The Importance Of Listening To The Other Side
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Politics and Activism

The Importance Of Listening To The Other Side

Spoiler: it's not the one featuring Fences.

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The Importance Of Listening To The Other Side
Jppi

As a lover and supporter of the Humans of New York (HONY) blog, I’ve followed both the Instagram and Facebook pages for years, enjoying the photos and stories that having brought me -- and many others -- laughter and tears alike. Of all of the posts that I have appreciated, there is one from a few years ago that I think about and am reminded of on almost a daily basis. The picture is of a young woman, perhaps a student, who is staring directly into the camera lens while hugging several books to her chest. Below, the caption contains a conversation presumably between Brandon, the writer and photographer behind HONY, and the young woman pictured.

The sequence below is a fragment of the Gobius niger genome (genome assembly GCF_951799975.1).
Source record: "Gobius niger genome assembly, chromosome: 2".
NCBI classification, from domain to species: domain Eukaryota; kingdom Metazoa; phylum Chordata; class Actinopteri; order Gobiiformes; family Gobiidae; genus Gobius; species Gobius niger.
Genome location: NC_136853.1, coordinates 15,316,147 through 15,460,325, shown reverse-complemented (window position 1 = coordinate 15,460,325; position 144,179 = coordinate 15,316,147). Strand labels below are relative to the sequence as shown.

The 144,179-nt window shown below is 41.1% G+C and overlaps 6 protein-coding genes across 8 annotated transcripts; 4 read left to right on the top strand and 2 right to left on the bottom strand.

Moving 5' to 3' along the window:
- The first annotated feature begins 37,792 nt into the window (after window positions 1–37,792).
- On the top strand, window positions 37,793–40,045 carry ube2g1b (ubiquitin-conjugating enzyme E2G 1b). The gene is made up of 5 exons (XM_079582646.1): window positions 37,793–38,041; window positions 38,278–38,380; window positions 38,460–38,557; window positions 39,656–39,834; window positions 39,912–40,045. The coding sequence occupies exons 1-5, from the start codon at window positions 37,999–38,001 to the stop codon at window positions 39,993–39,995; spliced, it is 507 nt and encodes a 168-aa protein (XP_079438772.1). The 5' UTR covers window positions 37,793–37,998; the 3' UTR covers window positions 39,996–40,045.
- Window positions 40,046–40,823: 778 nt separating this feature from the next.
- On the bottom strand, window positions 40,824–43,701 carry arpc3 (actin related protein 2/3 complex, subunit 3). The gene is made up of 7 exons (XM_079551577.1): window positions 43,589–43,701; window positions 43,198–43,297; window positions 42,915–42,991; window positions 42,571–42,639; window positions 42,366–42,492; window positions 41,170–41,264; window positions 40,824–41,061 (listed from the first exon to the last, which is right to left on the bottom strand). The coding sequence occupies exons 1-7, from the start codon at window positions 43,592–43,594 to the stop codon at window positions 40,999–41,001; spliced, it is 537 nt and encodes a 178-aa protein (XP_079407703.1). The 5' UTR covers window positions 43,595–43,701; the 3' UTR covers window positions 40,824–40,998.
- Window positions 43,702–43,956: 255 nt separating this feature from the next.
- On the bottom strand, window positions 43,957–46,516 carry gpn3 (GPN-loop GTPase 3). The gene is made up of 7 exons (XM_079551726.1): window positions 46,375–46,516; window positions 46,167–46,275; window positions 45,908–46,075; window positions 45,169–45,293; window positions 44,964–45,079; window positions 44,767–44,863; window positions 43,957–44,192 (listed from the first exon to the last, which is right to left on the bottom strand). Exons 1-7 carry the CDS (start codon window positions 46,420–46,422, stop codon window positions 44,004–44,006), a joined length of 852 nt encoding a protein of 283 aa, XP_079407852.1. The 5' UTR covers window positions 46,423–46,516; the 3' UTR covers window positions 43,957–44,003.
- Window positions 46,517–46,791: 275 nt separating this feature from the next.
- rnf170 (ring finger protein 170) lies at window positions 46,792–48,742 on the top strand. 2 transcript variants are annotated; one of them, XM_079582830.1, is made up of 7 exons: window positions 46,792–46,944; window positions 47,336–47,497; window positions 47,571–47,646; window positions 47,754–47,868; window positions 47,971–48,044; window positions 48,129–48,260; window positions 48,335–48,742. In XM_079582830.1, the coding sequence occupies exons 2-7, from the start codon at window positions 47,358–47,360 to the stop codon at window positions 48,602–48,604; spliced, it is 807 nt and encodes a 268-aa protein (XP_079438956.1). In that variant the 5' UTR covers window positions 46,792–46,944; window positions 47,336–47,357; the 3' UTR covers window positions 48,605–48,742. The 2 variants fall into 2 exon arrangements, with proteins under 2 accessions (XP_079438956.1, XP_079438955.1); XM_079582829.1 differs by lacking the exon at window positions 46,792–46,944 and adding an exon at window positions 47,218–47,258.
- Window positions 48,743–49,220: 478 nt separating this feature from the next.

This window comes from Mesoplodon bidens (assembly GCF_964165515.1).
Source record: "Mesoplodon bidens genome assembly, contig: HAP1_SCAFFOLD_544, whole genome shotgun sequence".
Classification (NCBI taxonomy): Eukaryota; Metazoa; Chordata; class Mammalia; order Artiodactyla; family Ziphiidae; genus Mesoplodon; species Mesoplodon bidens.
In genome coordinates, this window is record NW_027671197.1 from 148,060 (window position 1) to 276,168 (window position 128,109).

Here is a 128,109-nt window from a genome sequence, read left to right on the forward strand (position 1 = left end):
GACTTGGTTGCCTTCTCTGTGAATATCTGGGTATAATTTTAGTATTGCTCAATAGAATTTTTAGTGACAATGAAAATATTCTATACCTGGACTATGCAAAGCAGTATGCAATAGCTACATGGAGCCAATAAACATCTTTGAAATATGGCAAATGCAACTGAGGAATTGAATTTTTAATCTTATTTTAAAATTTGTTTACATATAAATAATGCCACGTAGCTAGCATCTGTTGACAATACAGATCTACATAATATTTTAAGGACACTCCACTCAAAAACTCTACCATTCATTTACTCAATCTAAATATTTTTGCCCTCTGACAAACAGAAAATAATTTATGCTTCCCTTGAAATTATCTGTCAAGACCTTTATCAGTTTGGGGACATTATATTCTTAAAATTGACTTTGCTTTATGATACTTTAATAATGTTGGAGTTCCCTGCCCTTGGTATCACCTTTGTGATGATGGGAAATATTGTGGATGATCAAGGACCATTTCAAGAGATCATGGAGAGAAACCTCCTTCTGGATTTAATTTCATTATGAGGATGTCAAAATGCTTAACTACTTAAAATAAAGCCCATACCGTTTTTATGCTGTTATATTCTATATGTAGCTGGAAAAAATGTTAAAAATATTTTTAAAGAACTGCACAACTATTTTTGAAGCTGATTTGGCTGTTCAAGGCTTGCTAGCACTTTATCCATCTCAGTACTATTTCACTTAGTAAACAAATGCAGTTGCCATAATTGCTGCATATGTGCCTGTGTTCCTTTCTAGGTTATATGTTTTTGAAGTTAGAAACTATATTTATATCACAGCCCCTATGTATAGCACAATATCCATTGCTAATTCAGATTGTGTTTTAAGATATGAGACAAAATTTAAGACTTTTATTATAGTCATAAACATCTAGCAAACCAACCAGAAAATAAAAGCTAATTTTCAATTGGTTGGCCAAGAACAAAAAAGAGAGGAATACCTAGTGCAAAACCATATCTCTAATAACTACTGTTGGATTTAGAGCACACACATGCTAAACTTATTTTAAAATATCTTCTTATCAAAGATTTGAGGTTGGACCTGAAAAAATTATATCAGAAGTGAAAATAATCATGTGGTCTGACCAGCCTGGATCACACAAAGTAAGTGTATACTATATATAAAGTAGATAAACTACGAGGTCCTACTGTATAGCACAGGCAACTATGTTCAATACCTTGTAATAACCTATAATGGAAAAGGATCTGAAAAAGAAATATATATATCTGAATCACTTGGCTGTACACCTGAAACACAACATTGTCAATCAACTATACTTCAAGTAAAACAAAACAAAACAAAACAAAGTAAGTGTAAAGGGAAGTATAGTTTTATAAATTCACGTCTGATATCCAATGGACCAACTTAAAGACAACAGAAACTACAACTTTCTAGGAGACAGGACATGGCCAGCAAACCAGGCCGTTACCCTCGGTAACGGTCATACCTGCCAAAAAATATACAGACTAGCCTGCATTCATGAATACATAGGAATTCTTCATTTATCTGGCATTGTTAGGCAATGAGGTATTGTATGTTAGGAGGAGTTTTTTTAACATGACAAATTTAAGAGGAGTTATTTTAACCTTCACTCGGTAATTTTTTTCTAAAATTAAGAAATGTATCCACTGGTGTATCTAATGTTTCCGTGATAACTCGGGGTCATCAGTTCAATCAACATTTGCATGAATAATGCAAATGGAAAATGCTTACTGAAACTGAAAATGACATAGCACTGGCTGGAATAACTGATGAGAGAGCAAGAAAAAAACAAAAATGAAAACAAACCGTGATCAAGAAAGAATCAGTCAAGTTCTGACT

‎"I want to change the world, but I don’t know how.”
"Do you mind if I give you a piece of advice?”
“Sure.”
“Read books by people you disagree with.”

And there it is -- the line that has always stuck with me. It comes to mind every time I’m listening to or participating in a political discussion with peers, which is not a rare occasion at Scripps. It comes to mind every time I want to tell someone that they are so, so clearly wrong. It comes to mind every time I’m frustrated with someone’s opposing view and tempted to pass it off as stupid, invalid, inferior because it’s important to understand why someone thinks what he or she thinks, even if it doesn’t change your mind. None of us are as right as we think we are, and we’re wrong a lot more often than we’d like to think.